New York’s 10 Best Public Art Installations for Fall
From Queens to Harlem, there's art to be seen in every corner of the city.
On the heels of a typically great spring and summer public art season here in New York, there’s plenty more outdoor art to be seen in the city this fall, from the heart of Times Square to way out in Flushing, Queens. Aside from sipping on a pumpkin spice latte, what better way to welcome autumn than by enjoying the best of the public art on offer? And don’t forget, it’s all eminently Instagramable.
1. Don Gummer, “Don Gummer on Broadway,” Broadway
Meryl Streep isn’t the only one in her family to appear on Broadway: Her husband, Don Gummer, is currently presenting an outdoor art exhibition of nine aluminum and stainless steel sculptures along the famed avenue. Beginning at Columbus Circle and reaching up to 157th street, the statues are the artist’s attempt to translate haiku poetry into visual form.
Broadway malls from Columbus Circle to 157th Street; May 2015–early 2016.
2. Hank Willis Thomas, “The Truth Is I See You,” MetroTech Commons, Brooklyn
Taking his inspiration from “The truth is we’re not yet free,” a quote from Nelson Mandela, Hank Willis Thomas explores the meaning of the truth for his Brooklyn show for the Public Art Fund. Thomas’s world-traveling Truth Booth, in which visitors are invited to record their idea of the truth, will make an appearance on October 15.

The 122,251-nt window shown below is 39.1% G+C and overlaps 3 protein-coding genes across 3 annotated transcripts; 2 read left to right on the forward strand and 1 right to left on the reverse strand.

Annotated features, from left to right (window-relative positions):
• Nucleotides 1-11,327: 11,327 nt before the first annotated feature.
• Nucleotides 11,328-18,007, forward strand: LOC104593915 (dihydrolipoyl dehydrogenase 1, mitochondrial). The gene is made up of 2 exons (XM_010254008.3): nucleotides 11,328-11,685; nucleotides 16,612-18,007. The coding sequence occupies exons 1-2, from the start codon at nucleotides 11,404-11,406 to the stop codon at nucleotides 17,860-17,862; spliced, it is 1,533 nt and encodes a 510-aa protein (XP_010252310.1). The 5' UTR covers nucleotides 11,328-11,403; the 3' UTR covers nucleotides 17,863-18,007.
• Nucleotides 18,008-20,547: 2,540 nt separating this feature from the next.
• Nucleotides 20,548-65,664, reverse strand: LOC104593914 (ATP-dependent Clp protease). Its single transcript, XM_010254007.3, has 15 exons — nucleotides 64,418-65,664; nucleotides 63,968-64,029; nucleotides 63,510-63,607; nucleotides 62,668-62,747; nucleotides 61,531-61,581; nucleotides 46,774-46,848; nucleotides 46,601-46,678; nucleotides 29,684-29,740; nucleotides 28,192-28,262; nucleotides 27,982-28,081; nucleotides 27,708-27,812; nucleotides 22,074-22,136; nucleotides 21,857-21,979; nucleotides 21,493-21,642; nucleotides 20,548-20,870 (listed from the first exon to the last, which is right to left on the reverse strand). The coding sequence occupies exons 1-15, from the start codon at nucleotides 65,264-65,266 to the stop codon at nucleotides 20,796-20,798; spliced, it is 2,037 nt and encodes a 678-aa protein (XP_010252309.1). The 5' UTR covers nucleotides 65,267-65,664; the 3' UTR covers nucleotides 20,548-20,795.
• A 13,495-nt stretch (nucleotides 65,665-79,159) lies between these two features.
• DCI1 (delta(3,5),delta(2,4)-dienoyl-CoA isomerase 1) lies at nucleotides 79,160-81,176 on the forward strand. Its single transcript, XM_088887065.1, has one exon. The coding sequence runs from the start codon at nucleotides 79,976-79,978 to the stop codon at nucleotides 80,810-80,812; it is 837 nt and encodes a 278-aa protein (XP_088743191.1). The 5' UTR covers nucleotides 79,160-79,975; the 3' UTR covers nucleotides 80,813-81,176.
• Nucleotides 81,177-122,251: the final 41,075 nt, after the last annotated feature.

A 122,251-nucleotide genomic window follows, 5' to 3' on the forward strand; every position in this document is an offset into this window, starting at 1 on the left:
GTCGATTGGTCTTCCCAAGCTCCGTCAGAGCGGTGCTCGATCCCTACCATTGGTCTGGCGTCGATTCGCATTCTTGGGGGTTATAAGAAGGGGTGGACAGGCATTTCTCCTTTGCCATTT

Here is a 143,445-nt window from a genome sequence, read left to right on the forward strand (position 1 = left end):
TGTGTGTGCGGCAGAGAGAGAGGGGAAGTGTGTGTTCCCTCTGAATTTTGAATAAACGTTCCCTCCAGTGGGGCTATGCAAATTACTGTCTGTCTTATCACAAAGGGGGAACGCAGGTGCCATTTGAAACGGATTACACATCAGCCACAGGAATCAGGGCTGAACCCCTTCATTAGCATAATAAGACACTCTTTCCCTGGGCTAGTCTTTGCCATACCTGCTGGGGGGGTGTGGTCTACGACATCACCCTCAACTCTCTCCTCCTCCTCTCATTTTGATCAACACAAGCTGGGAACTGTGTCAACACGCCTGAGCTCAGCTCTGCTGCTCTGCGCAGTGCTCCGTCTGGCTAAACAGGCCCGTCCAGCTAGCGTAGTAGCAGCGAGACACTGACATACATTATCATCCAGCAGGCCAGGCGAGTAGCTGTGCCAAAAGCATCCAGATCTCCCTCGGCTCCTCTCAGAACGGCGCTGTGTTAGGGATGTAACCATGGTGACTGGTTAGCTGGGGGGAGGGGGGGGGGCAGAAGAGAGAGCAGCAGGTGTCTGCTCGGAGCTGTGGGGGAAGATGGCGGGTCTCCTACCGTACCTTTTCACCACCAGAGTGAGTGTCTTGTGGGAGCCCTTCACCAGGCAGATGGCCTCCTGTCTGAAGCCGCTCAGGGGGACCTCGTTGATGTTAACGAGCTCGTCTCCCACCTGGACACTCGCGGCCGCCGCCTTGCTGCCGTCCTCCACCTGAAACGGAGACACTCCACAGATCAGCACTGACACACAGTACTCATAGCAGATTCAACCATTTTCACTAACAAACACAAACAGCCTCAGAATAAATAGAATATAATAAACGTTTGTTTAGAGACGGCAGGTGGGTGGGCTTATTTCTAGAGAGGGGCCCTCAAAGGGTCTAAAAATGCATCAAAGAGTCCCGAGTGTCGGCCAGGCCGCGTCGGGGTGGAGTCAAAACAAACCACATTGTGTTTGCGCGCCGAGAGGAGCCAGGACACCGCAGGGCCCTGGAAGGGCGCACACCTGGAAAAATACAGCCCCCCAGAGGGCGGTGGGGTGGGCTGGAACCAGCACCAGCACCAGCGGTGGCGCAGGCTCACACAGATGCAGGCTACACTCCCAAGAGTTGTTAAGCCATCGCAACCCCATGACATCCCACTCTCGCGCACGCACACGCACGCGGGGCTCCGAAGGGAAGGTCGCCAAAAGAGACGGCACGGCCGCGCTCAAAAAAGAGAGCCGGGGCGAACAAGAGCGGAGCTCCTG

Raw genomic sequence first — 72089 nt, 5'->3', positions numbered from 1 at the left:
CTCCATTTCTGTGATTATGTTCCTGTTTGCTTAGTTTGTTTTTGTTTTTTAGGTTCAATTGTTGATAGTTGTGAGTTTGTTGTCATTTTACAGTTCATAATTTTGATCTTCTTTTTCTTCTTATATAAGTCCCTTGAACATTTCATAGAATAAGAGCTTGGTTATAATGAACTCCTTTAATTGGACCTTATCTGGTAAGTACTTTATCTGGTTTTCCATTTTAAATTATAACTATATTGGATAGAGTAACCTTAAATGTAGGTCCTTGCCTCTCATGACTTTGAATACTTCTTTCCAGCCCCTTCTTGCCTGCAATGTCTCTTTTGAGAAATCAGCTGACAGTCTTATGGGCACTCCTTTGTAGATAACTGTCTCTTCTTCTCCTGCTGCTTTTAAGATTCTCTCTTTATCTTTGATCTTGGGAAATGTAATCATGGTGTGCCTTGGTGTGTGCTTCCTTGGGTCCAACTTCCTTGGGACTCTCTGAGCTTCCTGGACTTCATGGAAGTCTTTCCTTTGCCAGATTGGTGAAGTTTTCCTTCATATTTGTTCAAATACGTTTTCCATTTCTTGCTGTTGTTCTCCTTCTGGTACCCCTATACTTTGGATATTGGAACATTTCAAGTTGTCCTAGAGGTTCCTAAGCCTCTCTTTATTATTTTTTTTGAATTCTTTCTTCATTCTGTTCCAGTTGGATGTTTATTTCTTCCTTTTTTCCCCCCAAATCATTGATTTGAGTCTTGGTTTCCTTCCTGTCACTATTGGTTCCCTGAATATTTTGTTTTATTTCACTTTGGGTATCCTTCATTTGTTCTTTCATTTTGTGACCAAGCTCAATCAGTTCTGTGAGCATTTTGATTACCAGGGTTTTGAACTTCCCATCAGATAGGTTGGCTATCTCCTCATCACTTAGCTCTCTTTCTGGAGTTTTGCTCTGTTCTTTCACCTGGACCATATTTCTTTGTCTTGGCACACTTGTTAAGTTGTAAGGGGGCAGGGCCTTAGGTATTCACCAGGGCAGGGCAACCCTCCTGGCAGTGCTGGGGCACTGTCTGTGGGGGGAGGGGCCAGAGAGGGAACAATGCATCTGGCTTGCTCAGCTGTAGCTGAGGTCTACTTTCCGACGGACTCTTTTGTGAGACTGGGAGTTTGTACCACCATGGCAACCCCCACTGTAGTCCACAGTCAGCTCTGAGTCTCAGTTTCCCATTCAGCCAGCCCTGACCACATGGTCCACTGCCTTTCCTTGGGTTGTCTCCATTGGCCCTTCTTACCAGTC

MetroTech Commons, between Jay Street and Flatbush Avenue at Myrtle Avenue, Brooklyn; August 4, 2015–June 3, 2016.
3. JR, Ballerina Pasting, Tribeca
The latest work from French street artist JR , a 75-foot-tall photograph of New York City Ballet ballerina Lauren Lovette leaping elegantly in the air, graces an otherwise nondescript wall in Tribeca. The photograph was taken in Paris during the filming of the artist’s film Les Bosquet, which premiered at the Tribeca Film Festival this spring.
DDG’s 100 Franklin Street at Church Street; ongoing.
4. Grimanesa Amorós, Pink Lotus, the Peninsula New York
Grimanesa Amorós is lighting up the night sky with Pink Lotus, a squiggly illuminated sculpture that celebrates female empowerment. The installation is part of “The Art of Pink,” a Breast Cancer Awareness Month initiative by the Peninsula hotels. Also participating in 2015 is Alexandre Renoir, great-grandson of the newly-controversial Pierre-Auguste Renoir.
The Peninsula New York, 700 5th Ave at 55th Street; October 1–November 15, 2015.
5. Alicja Kwade, Against the Run, Central Park
In addition to the aforementioned Hank Willis Thomas exhibition and its ongoing digitally-themed City Hall Park group show, Public Art Fund is also staging a Central Park presentation of Against the Run, Alicja Kwade‘s 16-foot-tall take on the traditional New York City street clock. Though it looks ordinary and keeps correct time, this clock simultaneously runs backward and forward.
Central Park, Doris C. Freedman Plaza, Fifth Avenue at 60th Street; September 10, 2015–February 14, 2016.